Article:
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Veteran Advisor

Downward Pressure For Corn?

VIDEO: Brazil has more corn in storage and more on the way in February.

 

The question here is whether the building world corn stocks will keep a lid on gains for the U.S. corn market?

 

What do you think?

 

Mike

 

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Honored Advisor

Re: Downward Pressure For Corn?

So???

 

Much of it is $2.25 to $3.50 a bushel in freight away from an export terminal. 

 

Their options are even fewer than North Dakota's farmers choices.

 

They can "sell" it to their govt at about $2.00 then what ?

 

Much of it could be "given" to you and it would be a money losing deal if the stipulation was you had to export it as grain.

 

Ask the lama and ostrich/emu farmers how growing something with out a viable market works out.

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Veteran Advisor

Re: Downward Pressure For Corn?

Somebody will love to buy cheap corn, at some point in January and February. They will have to move it, at some price, to make room for the new (most likely record) soybean crop. Hobby, are you saying their corn will not compete with the U.S. corn that will be looking for a home, at the same time?

 

Mike

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Honored Advisor

Re: Downward Pressure For Corn?

Good post Hobby.   Nothing like having a good supply that you can't get your hands on........

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Honored Advisor

Re: Downward Pressure For Corn?

Mike I'm afraid my post went right over your head.

 

Do the arithmetic. 

 

Let's start out with $4  corn at the port. Subtract off $3+ for shipping to get it just to the boat. That leaves less than a dollar for all growing expenses. Bet they can't do it for that and stay viable.

 

Much of that "huge supply" you are worried about is $3.50 freight charges away from port ....that is why it is still there and will continue to be there for some time or it composts in place.   They, like some of our high fliers thought $6+ corn was here to stay, wrong answer..

 

I wonder how well it is keeping in their heat and humid conditions. Sample grade anyone?

 

 

Edit: last fall at the Farm Progress Show, was the first time in the last 15 or so years that I did Not see at least one jumbo jet full of Brazilian farmers at the show. Not many more than a mini bus full of them. Sign of farm prosperity there?

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Advisor

Re: Downward Pressure For Corn?

I'm guessing this crop may not keep well, although maybe not as bad as 1992 or 2008.

 

May be a dump in basis and futures sometime late winter as some of it starts to smell

 

BTW, don't forget that grain in deaths tend to cluster in years following a big wet crop. Virtually all of them are easily avoidable by paying attention to reasonable safety rules.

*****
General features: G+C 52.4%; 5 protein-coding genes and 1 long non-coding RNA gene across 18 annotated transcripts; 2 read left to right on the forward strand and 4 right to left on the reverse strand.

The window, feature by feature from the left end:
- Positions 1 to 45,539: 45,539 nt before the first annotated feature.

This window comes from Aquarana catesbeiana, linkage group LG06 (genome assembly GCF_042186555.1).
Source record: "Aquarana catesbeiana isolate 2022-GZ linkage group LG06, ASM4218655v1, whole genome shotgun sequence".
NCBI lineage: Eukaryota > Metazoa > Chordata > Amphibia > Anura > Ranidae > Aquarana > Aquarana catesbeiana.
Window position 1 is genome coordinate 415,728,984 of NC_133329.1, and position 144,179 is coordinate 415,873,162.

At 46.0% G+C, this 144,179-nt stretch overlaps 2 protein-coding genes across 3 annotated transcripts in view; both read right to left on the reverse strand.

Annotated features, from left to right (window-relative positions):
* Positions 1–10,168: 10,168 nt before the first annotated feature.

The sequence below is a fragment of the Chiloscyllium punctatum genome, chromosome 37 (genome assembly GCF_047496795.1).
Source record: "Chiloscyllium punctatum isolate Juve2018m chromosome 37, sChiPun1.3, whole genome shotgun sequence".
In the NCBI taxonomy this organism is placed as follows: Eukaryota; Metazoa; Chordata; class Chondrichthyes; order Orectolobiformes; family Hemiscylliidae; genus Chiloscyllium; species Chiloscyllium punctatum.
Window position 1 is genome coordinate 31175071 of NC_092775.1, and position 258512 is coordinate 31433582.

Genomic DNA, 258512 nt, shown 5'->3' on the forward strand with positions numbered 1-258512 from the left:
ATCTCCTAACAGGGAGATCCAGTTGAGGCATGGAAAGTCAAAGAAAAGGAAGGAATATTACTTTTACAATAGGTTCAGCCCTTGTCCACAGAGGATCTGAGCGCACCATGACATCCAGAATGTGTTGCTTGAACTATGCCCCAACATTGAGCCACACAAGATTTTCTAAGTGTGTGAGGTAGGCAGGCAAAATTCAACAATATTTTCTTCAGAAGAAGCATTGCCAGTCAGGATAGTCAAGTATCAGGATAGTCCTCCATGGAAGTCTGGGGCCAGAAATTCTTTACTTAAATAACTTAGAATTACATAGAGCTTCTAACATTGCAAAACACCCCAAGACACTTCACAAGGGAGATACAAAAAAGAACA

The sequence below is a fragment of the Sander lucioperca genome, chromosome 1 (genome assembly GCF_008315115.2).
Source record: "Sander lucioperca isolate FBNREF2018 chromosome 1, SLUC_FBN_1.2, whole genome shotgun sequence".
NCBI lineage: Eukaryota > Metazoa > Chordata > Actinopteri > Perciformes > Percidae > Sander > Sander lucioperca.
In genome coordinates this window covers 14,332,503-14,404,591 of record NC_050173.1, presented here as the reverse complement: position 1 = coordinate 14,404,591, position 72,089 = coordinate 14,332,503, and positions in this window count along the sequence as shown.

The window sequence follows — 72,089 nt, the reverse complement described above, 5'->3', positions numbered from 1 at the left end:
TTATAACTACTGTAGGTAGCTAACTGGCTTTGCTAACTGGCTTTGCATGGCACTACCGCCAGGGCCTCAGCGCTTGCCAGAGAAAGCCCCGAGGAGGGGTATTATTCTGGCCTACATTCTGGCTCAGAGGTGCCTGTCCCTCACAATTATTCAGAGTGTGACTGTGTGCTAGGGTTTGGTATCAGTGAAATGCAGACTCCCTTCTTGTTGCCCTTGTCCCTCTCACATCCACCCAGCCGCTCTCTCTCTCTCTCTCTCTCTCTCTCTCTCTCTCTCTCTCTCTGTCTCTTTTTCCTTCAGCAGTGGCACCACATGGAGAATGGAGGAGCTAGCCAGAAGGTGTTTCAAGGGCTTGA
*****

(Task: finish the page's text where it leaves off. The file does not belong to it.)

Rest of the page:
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Veteran Advisor

Re: Downward Pressure For Corn?

Hobby,

 

Oh, I got your point. It's well taken. But, I don't believe it will sit there and rot. I think that it will find its way to the ports, eventually getting exported and replacing some U.S. export business. How and when, don't know. More questions than answers, right now. But, I can't imagine all of this corn not being sold at some point. Eventually, it's going to be cost prohibitive to hold onto it.

 

Mike

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Honored Advisor

Re: Downward Pressure For Corn?

The price of corn will need to get closer to five dollars in my opinion. 

 

Grain rots in India all the time. Mostly wheat though. Same type of climate in Brazil. 

 

Might be a good place for a few more corn based E plants, I understand they ONLY have one there.

 

In the mean time maybe Buffett has his grain bin sales force on a plane headed down there? (He owns Brock/Butler)

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Frequent Contributor

Re: Downward Pressure For Corn?

Thanks hobby, when are we an get alittle tired of this crap. With all due respect someday you will regret being a mouthpiece mr market eye. Of coarse you and your analyst buddies always no better than actual farmers. I smell a rat.
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Senior Contributor

Re: Downward Pressure For Corn?

My guess is Hobby is correct about shipping that Brazilian corn not being viable option at these prices. But there are a lot of cows in Brazil and I am guessing there is an all out attempt by farmers there to market as much corn as grain fed beef as possible. No idea what their infastructure will support, but would seem that their beef processors would be aggressively selling into the export market. 

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